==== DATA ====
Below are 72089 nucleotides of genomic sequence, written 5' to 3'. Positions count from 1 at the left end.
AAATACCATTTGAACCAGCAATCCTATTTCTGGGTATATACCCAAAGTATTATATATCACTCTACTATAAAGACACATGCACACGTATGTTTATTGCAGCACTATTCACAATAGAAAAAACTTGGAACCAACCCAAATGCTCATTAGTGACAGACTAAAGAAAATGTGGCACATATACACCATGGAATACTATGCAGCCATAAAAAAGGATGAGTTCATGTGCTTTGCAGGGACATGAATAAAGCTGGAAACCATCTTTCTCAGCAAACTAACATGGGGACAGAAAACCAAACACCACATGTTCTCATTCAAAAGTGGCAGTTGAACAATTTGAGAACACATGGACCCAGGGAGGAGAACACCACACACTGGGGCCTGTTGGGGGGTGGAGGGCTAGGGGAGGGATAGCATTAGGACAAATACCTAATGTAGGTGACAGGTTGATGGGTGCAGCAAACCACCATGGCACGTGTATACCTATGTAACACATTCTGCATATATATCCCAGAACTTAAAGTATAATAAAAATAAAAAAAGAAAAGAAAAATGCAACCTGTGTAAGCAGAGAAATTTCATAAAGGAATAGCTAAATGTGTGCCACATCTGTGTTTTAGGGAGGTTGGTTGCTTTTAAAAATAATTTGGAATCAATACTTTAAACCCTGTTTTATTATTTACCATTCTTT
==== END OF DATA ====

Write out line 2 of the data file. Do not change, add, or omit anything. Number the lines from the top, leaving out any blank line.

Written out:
AAATACCATTTGAACCAGCAATCCTATTTCTGGGTATATACCCAAAGTATTATATATCACTCTACTATAAAGACACATGCACACGTATGTTTATTGCAGCACTATTCACAATAGAAAAAACTTGGAACCAACCCAAATGCTCATTAGTGACAGACTAAAGAAAATGTGGCACATATACACCATGGAATACTATGCAGCCATAAAAAAGGATGAGTTCATGTGCTTTGCAGGGACATGAATAAAGCTGGAAACCATCTTTCTCAGCAAACTAACATGGGGACAGAAAACCAAACACCACATGTTCTCATTCAAAAGTGGCAGTTGAACAATTTGAGAACACATGGACCCAGGGAGGAGAACACCACACACTGGGGCCTGTTGGGGGGTGGAGGGCTAGGGGAGGGATAGCATTAGGACAAATACCTAATGTAGGTGACAGGTTGATGGGTGCAGCAAACCACCATGGCACGTGTATACCTATGTAACACATTCTGCATATATATCCCAGAACTTAAAGTATAATAAAAATAAAAAAAGAAAAGAAAAATGCAACCTGTGTAAGCAGAGAAATTTCATAAAGGAATAGCTAAATGTGTGCCACATCTGTGTTTTAGGGAGGTTGGTTGCTTTTAAAAATAATTTGGAATCAATACTTTAAACCCTGTTTTATTATTTACCATTCTTT